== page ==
his own beloved father, were now buried in a shared family plot behind Evelyn’s home. Those left behind had grown closer despite all the heartache.
Duke and his brothers owned their father’s sawmill now, each of them contributing what they could to keep the business healthy. Kyle and Boyd ran the mill full time. Radford owned the livery, but dedicated two days a week to their sawmill business. When Duke wasn’t busy with his duties as sheriff, he gladly spent his time working with his brothers. He loved the smell of pine and sawdust, and the hard, honest work, but he was relieved he didn’t have to go there this evening. He wanted to sit on Radford and Evelyn’s porch, drink a glass of cold tea, and give his throbbing shoulder a chance to settle down.
The livery sat back from the road with a small paddock behind it where Evelyn trained her horses. A sprawling oak stood in the front yard and shaded the deep porch on their two-story home. A long fieldstone fence girded their property, and was a favorite hiding place for their sons William and Joshua.
As Duke had come to expect, his nephews popped up from behind the fence like well-trained soldiers, aiming their sticks and shooting at him a dozen times before he could grab for his carefully unloaded revolver. He would never draw it from his holster, of course. Not ever. Not even knowing he’d meticulously cleared the cartridges from the chamber.
With a loud groan, he clutched his chest and fell to his knees.
The boys let out a victory whoop. Seven-year-old William planted his hands on the fence and vaulted over, followed by four-year-old Joshua, whose chubby, little boy body forced him to claw his way over the stones.
Duke fell on his good side, let the jar roll away from him, then put his hand over his revolver and turned so the boys couldn’t pounce on his sore shoulder.
William ran toward him, then stretched out his skinny frame and flew through the air like a gangly bird. He landed hard on Duke’s chest, wrenching the shoulder in spite of Duke’s effort to protect it. Gads, that hurt! Joshua barreled across the spring grass and tumbled onto Duke’s head. The two boys grunted and tussled and tugged until Duke surrendered.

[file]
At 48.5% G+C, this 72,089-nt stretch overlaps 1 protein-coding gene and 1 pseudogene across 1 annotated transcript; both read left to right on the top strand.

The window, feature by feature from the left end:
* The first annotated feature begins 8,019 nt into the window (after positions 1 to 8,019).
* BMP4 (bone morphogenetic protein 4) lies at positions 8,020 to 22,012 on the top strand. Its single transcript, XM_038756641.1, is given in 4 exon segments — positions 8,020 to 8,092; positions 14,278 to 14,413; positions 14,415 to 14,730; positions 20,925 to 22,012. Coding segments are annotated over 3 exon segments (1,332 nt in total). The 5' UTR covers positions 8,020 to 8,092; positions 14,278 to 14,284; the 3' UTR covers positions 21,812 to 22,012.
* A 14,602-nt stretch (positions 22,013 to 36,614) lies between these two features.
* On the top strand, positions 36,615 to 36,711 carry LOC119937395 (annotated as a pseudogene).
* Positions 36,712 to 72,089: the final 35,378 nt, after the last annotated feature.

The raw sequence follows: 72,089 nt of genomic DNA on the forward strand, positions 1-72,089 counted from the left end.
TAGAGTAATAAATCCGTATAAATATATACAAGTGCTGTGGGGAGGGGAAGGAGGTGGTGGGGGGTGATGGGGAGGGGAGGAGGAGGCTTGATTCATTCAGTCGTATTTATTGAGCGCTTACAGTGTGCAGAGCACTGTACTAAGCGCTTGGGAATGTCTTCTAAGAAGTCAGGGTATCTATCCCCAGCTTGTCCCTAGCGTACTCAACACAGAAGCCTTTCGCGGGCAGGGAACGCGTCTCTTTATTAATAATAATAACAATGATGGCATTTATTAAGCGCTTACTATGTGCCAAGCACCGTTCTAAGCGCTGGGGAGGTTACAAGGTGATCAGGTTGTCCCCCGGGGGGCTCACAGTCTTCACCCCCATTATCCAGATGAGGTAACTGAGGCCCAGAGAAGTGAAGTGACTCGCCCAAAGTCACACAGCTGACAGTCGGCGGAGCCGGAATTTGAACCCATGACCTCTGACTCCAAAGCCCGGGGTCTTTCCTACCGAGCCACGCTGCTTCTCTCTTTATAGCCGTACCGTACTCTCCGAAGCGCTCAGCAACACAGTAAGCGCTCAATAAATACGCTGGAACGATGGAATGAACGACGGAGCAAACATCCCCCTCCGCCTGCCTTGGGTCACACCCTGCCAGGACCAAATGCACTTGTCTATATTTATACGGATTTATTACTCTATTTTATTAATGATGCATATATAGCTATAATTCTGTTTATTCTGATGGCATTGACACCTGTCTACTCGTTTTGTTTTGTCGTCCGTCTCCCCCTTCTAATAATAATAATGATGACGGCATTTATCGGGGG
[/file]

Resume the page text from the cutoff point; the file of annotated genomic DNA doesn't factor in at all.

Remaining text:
They rolled off, then ordered him to get up and get moving. He scooped up his jar of balm then marched to their prison, which was behind the railings of the front porch. Their eyes flashed with excitement, and it struck him that jail was just a game for his nephews, as it had been for Duke and his brothers at that tender age. But it wasn’t a game for a boy like Adam Dearborn. The boy’s tense, drawn face when he’d seen the barred cell earlier said he knew jail was a looming possibility for his ultimate future.
But not if Duke could prevent it. Adam was an intelligent boy in need of a firm guiding hand.
Radford was lounging in a chair with his feet propped on the handrail, grinning like a happy, satisfied man. “It’s nice to see the rascals clobbering someone else for a change,” he said.
Duke leaned his hips against the handrail and rubbed his shoulder. “Sometimes I think that’s the only reason you invite me over.”
Radford’s grin deepened. “Nonsense. I like having my brothers around. That’s why I’m inviting Boyd and Claire to supper tomorrow and asking Kyle and Amelia to come by the night after.”
Duke’s snort drew a laugh from their mother, who was sitting on the porch holding Radford’s seven-month-old daughter Hannah, a dark-haired beauty who was drooling and chewing on her fingers.
“Uncle Duke, come wrestle,” Joshua said, tugging on Duke’s leg.
“Let him be, son.” Radford hauled Joshua onto his lap and tickled him into a wild giggle. “You boys go wash your hands. We’ll be eating soon.”
Joshua squirmed free and charged into the house, bumping into his mother’s legs and nearly upsetting the tray in her hands. Evelyn stood with the door open and looked straight at Duke.
He lifted his
Larry Niven and Edward M. Lerner